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JavaScript: Conditional Code

You can start building more complex JavaScript statements by using conditional code. The conditional code allows you to ask if a condition is met. If the condition is met, a certain code block is run. If the condition isn't met, a different code block is run. The answer to the condition must always be a yes or no answer.

Conditional Code Format

Here's the format of the conditional code:

//begin with an if statement
if  ( condition ) {
//insert code to run ...
alert("Hello World");
//otherwise, run this code
} else {
//end the code block

The statement begins with if followed by a condition in parentheses. After the condition, the code block is run. Code blocks are contained within curly braces { }. The else means "if the previous condition isn't met, do this instead," or more simply, "Otherwise."

Here's an example with some information:

//first declare a variable
var a = 100;
//state an if condition
if ( a > 100 ) {
//if true, then run this command
//if the condition isn't met, do this:
} else {

Conditional Operators

In the condition statement, you can use a variety of operators to ask questions:

if ( a == b) // if a is equal to b
if ( a !=b ) // if a is not equal to b
if ( a > b ) // if a is greater than b
if ( a < b ) // if a is less than b
if ( a >= b ) // if a is greater than or equal to b
if ( a <= b )// if a is less than or equal to b

Equals Signs

Note that the equals operator is two equals signs ==, not one. When you set the value of a variable, you use one equals sign =. One equals sign means "assign as" whereas two equals signs means "equals".

There's also a triple equals sign ===, which means "is strictly equal to." This is a more formal way of checking conditions. For example, if you have a variable that's a number, such as var a = 10, and another variable that's a string, such as var a = "10", the two variables are different types of variables and therefore aren't "strictly" equal, even though they're the same.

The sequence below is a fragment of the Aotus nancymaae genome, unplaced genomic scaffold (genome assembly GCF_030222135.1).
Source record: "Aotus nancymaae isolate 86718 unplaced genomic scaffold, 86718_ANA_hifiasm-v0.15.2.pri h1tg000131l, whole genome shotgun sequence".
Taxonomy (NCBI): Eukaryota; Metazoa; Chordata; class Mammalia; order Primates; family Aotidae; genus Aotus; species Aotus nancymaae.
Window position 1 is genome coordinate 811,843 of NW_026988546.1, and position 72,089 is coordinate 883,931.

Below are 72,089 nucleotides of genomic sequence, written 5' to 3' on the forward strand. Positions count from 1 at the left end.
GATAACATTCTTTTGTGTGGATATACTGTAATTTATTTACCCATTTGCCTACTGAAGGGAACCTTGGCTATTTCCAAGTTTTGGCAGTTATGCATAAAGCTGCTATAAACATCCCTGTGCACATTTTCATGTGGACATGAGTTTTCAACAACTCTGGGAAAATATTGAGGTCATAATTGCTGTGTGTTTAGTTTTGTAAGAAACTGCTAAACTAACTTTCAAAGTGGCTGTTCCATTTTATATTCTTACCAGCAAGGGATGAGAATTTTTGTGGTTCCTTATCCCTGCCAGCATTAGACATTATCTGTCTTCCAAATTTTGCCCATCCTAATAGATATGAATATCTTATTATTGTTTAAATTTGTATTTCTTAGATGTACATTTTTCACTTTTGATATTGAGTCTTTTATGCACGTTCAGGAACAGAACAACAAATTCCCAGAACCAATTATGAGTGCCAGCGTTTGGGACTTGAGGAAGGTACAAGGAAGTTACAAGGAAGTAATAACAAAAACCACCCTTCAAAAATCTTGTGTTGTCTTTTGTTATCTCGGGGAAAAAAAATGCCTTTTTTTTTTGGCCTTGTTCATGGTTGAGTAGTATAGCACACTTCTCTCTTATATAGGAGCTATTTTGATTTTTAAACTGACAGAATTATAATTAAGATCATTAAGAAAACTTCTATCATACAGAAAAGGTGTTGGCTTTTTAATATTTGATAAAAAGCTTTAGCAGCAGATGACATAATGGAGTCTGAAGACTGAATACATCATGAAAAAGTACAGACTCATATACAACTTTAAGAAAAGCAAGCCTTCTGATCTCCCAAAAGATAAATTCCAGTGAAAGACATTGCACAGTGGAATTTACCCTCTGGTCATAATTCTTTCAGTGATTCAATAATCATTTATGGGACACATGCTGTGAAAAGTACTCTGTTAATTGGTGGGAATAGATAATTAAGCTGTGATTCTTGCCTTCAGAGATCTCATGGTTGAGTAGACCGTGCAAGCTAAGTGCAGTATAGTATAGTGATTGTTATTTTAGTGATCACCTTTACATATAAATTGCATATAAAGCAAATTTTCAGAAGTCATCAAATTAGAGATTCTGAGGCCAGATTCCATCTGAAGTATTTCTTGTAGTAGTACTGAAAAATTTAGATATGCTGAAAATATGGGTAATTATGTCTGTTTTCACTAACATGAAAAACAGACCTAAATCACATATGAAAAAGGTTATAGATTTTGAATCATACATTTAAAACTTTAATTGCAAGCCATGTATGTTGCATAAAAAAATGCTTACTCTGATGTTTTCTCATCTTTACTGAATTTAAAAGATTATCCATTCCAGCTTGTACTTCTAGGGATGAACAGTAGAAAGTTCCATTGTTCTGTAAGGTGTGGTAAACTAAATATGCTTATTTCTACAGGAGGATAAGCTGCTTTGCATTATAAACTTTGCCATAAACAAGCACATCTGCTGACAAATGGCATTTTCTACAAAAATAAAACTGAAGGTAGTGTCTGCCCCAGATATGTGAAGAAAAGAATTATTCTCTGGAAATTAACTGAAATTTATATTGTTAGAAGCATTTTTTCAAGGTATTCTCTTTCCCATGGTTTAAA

Nested Conditions

You can nest multiple conditions. A nested condition looks like this:

if  ( condition ) {
//run some code...
} else {
if  ( condition ) {
//run some code...
} else {
// otherwise, run this code

Usually you don't nest more than a couple of condition levels, so that the code doesn't become too complicated.

And/Or Operators

You can create more advanced conditions by including && (and) or || (or) operators. Here's an example of the "and" operator:

//if a is equal to b and a is equal to c
if ( a == b && a == c )

Here's an example with "or" operator:

//if a is equal to be or a is equal to c
if ( a == b || a == c )

For clarity, you can surround the conditions in their own parentheses, like this:

if ( (a == b) && (a == c) )

Just remember that you always need both opening and closing parentheses. And just as with more simple conditional statements, the answer needs to be either yes or no.

Arithmetic Operators

You can use a variety of arithmetic operators:

+ // add
- //subtract
* //multiple
/ //divide
% // the remainder (the % is called a modulus)

Here's an example:

if ( a + b == 100)

This is pretty straightforward: if a plus b is equal to 100. However, when you combine multiple arithmetic operators, JavaScript runs multiplication and division first, and then addition and subtraction. This prioritization is called "operator precedence." So if the operation is the following: